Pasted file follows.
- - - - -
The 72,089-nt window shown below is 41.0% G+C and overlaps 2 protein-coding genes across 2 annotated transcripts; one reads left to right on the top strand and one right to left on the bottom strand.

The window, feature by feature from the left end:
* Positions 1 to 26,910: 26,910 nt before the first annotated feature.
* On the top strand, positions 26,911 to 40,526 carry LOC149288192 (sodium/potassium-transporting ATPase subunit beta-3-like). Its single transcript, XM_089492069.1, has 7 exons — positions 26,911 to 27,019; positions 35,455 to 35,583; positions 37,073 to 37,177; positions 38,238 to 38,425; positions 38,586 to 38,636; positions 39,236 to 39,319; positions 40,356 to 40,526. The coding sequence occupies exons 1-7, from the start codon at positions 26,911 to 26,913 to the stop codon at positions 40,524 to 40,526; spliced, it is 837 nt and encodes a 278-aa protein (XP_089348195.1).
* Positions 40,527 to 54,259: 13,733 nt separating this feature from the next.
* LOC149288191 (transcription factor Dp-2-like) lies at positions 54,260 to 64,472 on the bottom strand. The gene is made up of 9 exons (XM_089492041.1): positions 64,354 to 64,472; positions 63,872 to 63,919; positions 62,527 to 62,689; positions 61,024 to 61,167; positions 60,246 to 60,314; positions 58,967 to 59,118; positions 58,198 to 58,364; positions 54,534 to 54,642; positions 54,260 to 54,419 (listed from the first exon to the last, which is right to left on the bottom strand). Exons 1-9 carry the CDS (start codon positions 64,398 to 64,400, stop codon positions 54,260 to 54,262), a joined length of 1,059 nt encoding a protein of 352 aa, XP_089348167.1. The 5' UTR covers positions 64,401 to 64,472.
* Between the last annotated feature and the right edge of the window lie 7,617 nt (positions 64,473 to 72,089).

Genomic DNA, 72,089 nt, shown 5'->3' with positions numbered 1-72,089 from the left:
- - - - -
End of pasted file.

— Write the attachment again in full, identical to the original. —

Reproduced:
The 72,089-nt window shown below is 41.0% G+C and overlaps 2 protein-coding genes across 2 annotated transcripts; one reads left to right on the top strand and one right to left on the bottom strand.

The window, feature by feature from the left end:
* Positions 1 to 26,910: 26,910 nt before the first annotated feature.
* On the top strand, positions 26,911 to 40,526 carry LOC149288192 (sodium/potassium-transporting ATPase subunit beta-3-like). Its single transcript, XM_089492069.1, has 7 exons — positions 26,911 to 27,019; positions 35,455 to 35,583; positions 37,073 to 37,177; positions 38,238 to 38,425; positions 38,586 to 38,636; positions 39,236 to 39,319; positions 40,356 to 40,526. The coding sequence occupies exons 1-7, from the start codon at positions 26,911 to 26,913 to the stop codon at positions 40,524 to 40,526; spliced, it is 837 nt and encodes a 278-aa protein (XP_089348195.1).
* Positions 40,527 to 54,259: 13,733 nt separating this feature from the next.
* LOC149288191 (transcription factor Dp-2-like) lies at positions 54,260 to 64,472 on the bottom strand. The gene is made up of 9 exons (XM_089492041.1): positions 64,354 to 64,472; positions 63,872 to 63,919; positions 62,527 to 62,689; positions 61,024 to 61,167; positions 60,246 to 60,314; positions 58,967 to 59,118; positions 58,198 to 58,364; positions 54,534 to 54,642; positions 54,260 to 54,419 (listed from the first exon to the last, which is right to left on the bottom strand). Exons 1-9 carry the CDS (start codon positions 64,398 to 64,400, stop codon positions 54,260 to 54,262), a joined length of 1,059 nt encoding a protein of 352 aa, XP_089348167.1. The 5' UTR covers positions 64,401 to 64,472.
* Between the last annotated feature and the right edge of the window lie 7,617 nt (positions 64,473 to 72,089).

Genomic DNA, 72,089 nt, shown 5'->3' with positions numbered 1-72,089 from the left: